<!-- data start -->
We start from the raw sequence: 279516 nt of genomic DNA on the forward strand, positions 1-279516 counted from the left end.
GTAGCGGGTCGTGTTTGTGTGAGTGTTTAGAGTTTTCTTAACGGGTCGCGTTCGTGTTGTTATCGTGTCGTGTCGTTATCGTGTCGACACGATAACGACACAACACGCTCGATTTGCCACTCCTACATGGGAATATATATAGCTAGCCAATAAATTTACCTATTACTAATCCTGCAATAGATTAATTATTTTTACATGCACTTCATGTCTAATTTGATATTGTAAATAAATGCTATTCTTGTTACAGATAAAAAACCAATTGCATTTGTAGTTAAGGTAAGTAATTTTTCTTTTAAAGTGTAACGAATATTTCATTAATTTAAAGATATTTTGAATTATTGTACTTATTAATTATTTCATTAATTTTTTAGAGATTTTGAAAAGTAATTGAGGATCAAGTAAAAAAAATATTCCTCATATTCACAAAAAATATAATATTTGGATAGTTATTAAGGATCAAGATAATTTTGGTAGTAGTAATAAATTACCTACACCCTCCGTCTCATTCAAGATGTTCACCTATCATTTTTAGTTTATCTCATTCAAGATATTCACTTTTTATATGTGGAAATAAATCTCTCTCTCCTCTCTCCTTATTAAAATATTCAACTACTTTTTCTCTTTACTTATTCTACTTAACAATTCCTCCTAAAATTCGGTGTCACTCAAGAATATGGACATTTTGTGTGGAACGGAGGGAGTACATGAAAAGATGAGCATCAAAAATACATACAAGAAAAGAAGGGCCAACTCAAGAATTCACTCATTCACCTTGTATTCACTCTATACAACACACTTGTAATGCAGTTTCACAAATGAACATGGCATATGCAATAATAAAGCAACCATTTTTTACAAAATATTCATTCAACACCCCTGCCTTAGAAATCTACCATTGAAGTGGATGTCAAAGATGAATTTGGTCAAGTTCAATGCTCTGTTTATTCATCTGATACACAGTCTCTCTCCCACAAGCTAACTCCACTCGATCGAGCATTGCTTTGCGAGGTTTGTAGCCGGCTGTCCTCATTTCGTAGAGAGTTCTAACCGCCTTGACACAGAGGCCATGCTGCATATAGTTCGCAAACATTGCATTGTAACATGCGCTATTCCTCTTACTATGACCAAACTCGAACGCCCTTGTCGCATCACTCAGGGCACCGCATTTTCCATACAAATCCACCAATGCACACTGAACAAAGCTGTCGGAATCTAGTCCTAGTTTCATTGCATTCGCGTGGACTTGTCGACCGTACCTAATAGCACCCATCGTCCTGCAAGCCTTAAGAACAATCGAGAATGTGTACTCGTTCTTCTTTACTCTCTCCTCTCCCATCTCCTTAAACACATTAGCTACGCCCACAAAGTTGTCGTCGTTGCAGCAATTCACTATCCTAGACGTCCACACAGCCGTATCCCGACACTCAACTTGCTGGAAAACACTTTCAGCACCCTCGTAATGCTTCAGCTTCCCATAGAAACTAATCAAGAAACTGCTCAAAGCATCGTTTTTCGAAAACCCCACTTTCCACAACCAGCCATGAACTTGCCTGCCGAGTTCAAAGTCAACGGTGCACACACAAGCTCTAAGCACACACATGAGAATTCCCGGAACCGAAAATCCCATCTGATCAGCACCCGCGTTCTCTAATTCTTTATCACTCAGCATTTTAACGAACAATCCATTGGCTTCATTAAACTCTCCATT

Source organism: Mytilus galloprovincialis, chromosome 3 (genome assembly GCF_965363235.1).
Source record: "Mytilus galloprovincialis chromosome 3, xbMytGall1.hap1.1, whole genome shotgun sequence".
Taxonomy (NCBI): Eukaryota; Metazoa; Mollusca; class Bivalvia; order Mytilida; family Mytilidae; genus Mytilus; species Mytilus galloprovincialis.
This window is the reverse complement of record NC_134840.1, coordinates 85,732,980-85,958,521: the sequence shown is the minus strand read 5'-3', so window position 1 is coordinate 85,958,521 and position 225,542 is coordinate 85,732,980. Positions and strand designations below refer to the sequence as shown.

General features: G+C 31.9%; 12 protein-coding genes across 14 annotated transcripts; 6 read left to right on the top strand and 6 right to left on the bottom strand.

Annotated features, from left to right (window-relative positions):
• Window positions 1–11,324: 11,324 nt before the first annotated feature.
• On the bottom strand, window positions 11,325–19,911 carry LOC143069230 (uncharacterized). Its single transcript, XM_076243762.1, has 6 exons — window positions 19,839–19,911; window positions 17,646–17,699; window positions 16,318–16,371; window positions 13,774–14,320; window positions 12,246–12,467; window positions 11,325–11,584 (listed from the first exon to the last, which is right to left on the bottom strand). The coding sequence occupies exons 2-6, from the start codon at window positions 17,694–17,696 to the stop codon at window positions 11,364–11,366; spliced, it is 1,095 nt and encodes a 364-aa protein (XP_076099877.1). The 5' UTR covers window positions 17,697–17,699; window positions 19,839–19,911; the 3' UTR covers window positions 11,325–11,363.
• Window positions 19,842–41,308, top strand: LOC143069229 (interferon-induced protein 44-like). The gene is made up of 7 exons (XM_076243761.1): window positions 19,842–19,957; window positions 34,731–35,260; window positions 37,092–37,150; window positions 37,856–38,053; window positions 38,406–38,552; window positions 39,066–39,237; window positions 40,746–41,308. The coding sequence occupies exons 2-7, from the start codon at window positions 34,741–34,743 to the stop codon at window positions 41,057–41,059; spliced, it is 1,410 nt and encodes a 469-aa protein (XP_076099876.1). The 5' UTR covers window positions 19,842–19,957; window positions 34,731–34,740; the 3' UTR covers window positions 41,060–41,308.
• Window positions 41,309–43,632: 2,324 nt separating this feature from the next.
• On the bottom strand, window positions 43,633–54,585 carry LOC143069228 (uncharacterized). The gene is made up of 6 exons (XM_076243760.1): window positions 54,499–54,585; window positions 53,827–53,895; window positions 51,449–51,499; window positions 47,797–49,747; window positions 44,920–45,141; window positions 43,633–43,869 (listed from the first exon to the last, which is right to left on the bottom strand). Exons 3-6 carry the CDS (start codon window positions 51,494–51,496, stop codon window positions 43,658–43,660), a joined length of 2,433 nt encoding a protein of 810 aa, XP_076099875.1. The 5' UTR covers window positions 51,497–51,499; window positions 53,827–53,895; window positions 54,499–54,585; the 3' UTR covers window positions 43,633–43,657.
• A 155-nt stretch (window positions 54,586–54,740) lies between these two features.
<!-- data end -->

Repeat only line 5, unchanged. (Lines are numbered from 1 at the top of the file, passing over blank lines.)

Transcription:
Taxonomy (NCBI): Eukaryota; Metazoa; Mollusca; class Bivalvia; order Mytilida; family Mytilidae; genus Mytilus; species Mytilus galloprovincialis.